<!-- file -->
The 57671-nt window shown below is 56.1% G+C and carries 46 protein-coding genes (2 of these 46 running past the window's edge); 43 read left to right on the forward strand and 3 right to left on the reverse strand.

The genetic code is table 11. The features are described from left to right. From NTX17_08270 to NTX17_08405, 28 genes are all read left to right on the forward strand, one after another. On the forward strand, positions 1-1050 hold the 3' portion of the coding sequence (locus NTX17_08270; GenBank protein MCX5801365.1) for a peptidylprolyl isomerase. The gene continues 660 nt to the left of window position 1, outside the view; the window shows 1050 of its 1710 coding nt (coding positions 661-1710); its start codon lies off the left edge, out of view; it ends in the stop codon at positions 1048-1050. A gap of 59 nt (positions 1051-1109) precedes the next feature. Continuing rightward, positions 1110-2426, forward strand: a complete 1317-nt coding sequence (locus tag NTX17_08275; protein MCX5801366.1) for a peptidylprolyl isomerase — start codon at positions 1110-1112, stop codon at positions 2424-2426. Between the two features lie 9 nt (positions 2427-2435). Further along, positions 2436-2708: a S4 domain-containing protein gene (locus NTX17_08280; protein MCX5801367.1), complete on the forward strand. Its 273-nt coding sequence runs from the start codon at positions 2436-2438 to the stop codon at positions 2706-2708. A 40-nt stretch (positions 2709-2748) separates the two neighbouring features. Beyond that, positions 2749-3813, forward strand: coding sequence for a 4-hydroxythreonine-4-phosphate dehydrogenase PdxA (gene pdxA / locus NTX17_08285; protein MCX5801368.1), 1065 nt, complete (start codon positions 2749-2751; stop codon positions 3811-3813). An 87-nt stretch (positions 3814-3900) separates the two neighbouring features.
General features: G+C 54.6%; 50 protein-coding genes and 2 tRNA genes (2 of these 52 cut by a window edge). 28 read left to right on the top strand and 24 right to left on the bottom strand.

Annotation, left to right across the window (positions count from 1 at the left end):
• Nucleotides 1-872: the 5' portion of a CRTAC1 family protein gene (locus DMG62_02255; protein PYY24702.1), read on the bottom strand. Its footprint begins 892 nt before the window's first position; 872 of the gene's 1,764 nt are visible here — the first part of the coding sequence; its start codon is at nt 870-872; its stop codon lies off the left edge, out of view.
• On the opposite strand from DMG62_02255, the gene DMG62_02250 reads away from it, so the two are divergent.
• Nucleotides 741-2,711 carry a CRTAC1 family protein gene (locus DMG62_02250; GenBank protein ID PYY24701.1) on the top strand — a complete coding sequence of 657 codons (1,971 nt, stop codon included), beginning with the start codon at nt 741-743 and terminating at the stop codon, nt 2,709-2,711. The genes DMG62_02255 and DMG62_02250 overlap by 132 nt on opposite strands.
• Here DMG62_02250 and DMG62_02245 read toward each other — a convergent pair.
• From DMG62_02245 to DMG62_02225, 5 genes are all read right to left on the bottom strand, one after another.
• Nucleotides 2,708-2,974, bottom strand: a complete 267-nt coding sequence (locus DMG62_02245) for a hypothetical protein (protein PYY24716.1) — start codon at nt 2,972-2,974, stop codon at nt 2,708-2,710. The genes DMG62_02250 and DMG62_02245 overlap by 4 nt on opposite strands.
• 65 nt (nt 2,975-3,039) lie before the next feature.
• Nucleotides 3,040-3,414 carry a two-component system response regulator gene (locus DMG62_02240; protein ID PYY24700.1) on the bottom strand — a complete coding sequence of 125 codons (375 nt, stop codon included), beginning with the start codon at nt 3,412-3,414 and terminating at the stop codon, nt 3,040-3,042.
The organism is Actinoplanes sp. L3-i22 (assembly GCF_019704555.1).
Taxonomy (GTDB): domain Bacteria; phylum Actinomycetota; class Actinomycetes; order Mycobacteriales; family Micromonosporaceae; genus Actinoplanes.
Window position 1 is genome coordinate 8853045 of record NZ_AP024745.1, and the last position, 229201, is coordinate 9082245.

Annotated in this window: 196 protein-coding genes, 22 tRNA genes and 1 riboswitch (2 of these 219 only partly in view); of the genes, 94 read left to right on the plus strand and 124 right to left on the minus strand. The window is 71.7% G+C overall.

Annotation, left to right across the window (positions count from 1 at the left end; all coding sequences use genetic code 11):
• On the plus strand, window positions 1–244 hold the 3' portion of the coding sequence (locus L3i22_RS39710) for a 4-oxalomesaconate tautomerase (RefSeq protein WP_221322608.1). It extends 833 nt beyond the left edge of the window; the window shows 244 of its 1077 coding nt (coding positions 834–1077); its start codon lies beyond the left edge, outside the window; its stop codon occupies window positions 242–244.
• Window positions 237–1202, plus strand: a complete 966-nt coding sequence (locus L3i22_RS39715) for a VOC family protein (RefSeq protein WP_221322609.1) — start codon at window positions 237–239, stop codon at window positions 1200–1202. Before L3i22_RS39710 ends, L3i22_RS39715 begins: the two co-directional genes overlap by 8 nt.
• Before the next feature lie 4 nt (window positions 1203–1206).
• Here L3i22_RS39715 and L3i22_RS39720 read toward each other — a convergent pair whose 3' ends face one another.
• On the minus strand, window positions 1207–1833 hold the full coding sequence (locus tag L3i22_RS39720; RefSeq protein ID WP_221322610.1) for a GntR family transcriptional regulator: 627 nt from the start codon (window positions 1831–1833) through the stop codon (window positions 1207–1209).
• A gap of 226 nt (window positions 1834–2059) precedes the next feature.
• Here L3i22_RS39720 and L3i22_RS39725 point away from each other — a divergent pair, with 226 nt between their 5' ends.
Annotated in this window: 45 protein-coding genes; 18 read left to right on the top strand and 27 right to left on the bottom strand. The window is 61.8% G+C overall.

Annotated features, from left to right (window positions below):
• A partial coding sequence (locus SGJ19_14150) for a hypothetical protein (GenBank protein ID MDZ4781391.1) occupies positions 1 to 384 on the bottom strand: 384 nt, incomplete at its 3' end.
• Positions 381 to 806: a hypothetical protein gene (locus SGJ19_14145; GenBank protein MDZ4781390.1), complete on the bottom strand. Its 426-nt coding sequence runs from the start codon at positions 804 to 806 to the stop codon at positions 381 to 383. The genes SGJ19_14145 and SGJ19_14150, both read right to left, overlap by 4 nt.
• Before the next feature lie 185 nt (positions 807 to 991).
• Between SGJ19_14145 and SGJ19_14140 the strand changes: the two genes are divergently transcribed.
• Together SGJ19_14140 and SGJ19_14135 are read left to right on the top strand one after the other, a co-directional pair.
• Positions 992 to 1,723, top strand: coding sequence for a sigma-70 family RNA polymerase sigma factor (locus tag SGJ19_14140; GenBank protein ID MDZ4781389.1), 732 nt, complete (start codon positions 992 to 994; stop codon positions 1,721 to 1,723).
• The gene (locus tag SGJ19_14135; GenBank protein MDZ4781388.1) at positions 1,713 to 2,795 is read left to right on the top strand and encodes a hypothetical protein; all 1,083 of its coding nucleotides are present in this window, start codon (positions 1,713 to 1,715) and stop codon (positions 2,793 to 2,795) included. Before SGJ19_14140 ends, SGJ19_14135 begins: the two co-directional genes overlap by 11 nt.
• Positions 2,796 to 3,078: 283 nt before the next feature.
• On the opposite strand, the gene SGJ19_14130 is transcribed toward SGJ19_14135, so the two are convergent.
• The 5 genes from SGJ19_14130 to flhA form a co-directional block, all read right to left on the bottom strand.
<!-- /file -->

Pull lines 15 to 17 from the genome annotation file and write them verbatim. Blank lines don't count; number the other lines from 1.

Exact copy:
Window position 1 is genome coordinate 8853045 of record NZ_AP024745.1, and the last position, 229201, is coordinate 9082245.

Annotated in this window: 196 protein-coding genes, 22 tRNA genes and 1 riboswitch (2 of these 219 only partly in view); of the genes, 94 read left to right on the plus strand and 124 right to left on the minus strand. The window is 71.7% G+C overall.

Annotation, left to right across the window (positions count from 1 at the left end; all coding sequences use genetic code 11):